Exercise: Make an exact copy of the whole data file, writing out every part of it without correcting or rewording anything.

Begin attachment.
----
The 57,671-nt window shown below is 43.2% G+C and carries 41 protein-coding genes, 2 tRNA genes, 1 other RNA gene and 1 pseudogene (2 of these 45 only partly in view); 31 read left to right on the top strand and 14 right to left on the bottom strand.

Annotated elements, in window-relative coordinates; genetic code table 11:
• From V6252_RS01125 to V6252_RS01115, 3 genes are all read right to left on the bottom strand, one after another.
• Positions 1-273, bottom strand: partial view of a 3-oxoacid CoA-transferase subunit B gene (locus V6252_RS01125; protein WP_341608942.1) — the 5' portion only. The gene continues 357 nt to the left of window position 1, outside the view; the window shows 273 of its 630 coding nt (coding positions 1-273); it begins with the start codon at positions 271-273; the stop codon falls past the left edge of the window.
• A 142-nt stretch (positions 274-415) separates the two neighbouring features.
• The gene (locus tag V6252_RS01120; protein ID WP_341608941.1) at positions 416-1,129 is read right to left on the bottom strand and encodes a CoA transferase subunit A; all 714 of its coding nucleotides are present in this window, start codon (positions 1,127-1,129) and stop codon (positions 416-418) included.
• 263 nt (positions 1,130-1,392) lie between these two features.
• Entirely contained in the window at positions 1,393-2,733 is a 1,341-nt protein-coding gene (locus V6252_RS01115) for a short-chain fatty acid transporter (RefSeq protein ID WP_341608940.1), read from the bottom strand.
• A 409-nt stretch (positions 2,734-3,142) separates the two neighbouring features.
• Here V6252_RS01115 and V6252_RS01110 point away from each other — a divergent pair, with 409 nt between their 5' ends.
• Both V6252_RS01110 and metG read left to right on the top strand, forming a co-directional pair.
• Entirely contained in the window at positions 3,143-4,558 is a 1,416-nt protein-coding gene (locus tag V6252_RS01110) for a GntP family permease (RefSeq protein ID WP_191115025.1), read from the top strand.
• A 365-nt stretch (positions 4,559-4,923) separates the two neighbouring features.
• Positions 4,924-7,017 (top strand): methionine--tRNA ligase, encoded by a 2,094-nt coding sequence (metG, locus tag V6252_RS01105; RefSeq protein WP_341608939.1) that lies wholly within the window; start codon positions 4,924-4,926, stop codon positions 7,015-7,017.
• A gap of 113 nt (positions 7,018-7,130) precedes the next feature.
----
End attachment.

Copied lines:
The 57,671-nt window shown below is 43.2% G+C and carries 41 protein-coding genes, 2 tRNA genes, 1 other RNA gene and 1 pseudogene (2 of these 45 only partly in view); 31 read left to right on the top strand and 14 right to left on the bottom strand.

Annotated elements, in window-relative coordinates; genetic code table 11:
• From V6252_RS01125 to V6252_RS01115, 3 genes are all read right to left on the bottom strand, one after another.
• Positions 1-273, bottom strand: partial view of a 3-oxoacid CoA-transferase subunit B gene (locus V6252_RS01125; protein WP_341608942.1) — the 5' portion only. The gene continues 357 nt to the left of window position 1, outside the view; the window shows 273 of its 630 coding nt (coding positions 1-273); it begins with the start codon at positions 271-273; the stop codon falls past the left edge of the window.
• A 142-nt stretch (positions 274-415) separates the two neighbouring features.
• The gene (locus tag V6252_RS01120; protein ID WP_341608941.1) at positions 416-1,129 is read right to left on the bottom strand and encodes a CoA transferase subunit A; all 714 of its coding nucleotides are present in this window, start codon (positions 1,127-1,129) and stop codon (positions 416-418) included.
• 263 nt (positions 1,130-1,392) lie between these two features.
• Entirely contained in the window at positions 1,393-2,733 is a 1,341-nt protein-coding gene (locus V6252_RS01115) for a short-chain fatty acid transporter (RefSeq protein ID WP_341608940.1), read from the bottom strand.
• A 409-nt stretch (positions 2,734-3,142) separates the two neighbouring features.
• Here V6252_RS01115 and V6252_RS01110 point away from each other — a divergent pair, with 409 nt between their 5' ends.
• Both V6252_RS01110 and metG read left to right on the top strand, forming a co-directional pair.
• Entirely contained in the window at positions 3,143-4,558 is a 1,416-nt protein-coding gene (locus tag V6252_RS01110) for a GntP family permease (RefSeq protein ID WP_191115025.1), read from the top strand.
• A 365-nt stretch (positions 4,559-4,923) separates the two neighbouring features.
• Positions 4,924-7,017 (top strand): methionine--tRNA ligase, encoded by a 2,094-nt coding sequence (metG, locus tag V6252_RS01105; RefSeq protein WP_341608939.1) that lies wholly within the window; start codon positions 4,924-4,926, stop codon positions 7,015-7,017.
• A gap of 113 nt (positions 7,018-7,130) precedes the next feature.